Monday, December 5, 2022

Comments by Matthew Morris

Showing 8 of 8 comments.

  • Hi Elizabeth – Thank you for this post, I found it so moving and have shared it with the people I work with as a reminder to always see and attend to the person. I agree with you totally that people with passion, love, intensity and innocence are so often crushed, when the qualities that they are giving are the ones they need in return.

    The, them and us, dynamic is so interesting and people’s views so changeable and confused in my experience, perhaps that is because that is the true nature of humans. We are looking always for clues that indicate we are okay, and clear opinions and beliefs give something to hold on to even if they fly in the face of reality and what internally we feel or know to be really true.

    Anyway thanks again and I look forward to reading more of your writing.

    Best wishes

  • Thank you Berta – I agree that the language we use and specific words are so powerful and that this power is so subtly part of our everyday lives. Taking a little time to reflect on these words is something I find helpful and at times hilarious as so many are completely crazy when you break them down. I laugh at myself and can say “what were you thinking Matthew”!



  • Hi Someone Else – Thank you for your comments, I really appreciate you taking the time to feedback and I hope that what I write is at least a very little counterbalance to the oppression that the system so often inflicts upon people. I think that is probably makes me want to write as I have to feel that I am trying to do something.

    I agree that the way that people are so quick to judge and make their judgments based on power, money and industry demands is very frightening. My experience is that many people working in the system would be horrified if they really appreciated that this is what they are doing, but what makes it more possible is that these people really do care and think that they are helping.

    I have experienced and witnessed so many ways that this seduction takes place and can say that it is powerful and so seductive for a lot of people.

    I think we need to change the language and challenge the words that seduce others, I would be happy to see an end to the industries that have been created upon human distress. I try wherever possible not to talk about mental health as I think that this term keeps feelings and emotions within a context of the industries that make some feelings good and others bad.

    Perhaps all feelings are perfect. Not all easy and comfortable but usually appropriate when seen within the context of our lives.

    Thanks again


  • Thanks for your comment John. In your work you probably get to see into homes from a very different angle.
    I agree that authorities struggle to know what to do, I sometimes wonder whether this is because this is an issue where it is hard to keep a focus on the person because peoples attention is always drawn to the stuff and it can be shocking and overwhelming. Many workers I have met are as overwhelmed as the house holder as they don’t know where to start in dealing with the amount of possessions. In this instant my approach is exactly the same, to listen and focus on how they are feeling and showing them compassion, empathy and help them to see that anything is possible it we get the relationships and mind set right.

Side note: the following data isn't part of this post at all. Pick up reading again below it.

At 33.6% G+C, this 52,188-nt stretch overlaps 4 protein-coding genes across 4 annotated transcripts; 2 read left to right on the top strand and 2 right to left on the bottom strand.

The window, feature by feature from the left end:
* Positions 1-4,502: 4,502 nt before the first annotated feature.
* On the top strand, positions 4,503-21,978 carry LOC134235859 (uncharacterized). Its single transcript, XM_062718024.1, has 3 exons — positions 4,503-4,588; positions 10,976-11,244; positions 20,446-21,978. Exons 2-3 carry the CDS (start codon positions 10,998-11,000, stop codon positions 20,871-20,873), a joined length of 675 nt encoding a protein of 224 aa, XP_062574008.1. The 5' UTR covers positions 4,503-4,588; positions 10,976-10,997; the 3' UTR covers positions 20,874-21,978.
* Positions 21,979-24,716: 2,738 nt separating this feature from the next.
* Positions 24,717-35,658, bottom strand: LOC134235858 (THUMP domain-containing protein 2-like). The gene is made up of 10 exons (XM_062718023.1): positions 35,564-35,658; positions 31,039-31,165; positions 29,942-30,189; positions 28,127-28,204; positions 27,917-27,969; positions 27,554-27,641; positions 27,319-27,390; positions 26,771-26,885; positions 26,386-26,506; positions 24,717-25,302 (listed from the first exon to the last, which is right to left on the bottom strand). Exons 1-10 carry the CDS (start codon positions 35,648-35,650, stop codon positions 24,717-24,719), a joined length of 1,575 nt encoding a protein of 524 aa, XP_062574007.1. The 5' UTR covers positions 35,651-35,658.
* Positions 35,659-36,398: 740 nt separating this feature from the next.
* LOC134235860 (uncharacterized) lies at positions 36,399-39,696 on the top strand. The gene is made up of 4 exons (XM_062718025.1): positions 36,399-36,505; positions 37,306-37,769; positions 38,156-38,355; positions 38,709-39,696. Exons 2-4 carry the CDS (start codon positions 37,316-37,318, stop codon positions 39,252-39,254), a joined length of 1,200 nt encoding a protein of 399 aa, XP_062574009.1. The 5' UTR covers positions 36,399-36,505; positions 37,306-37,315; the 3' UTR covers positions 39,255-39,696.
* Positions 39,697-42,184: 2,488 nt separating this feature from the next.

Thanks again for posting


  • Hi The Cat – thank you for your comments. In the UK we have also had several TV Shows about “hoarding” and they make me very uncomfortable and I don’t really watch them. There is even one where they arrange for people who have been told that they are OCD to go and clean in homes where people are called “hoarders”, I can’t bring myself to watch this as it makes me angry and the whole premise of it is offensive in my opinion.
    I agree with you that labeling and judging people in this way leaves them vulnerable to other aspects of the state that do not take the time to listen and understand.
    Hopefully my blog advocates taking time to listen, to being more compassionate and appreciating that however our issues manifest we need relationships where people understand that things may have happened in our lives that we are struggling to deal with.

    Thanks again for posting.


  • Hi Rossa – Thank you for the comments, I am really happy to have a MIA first! Many people I meet when they first talk about themselves they say that they are a hoarder, and then when I ask them what this means to them they say something like, no I am not really a hoarder I am a collector. They clearly see the word “hoarder” as a negative perception that they are aware people would give them, but they don’t like it and want to reject it. I am happy when they reject the word hoarder as I think we all struggle with other people’s perception of us, and we can get closer to being kind and compassionate to ourselves if we choose the words that describe who we are. Often taking a kinder approach to ourselves and changing our internal discussions to ones which reassure and encourage means we can address challenges quite differently. I have found this in myself, I have an inner critic which isn’t always kind, I have found that it isn’t always wrong but it could be a bit kinder in the way that it delivers its observations!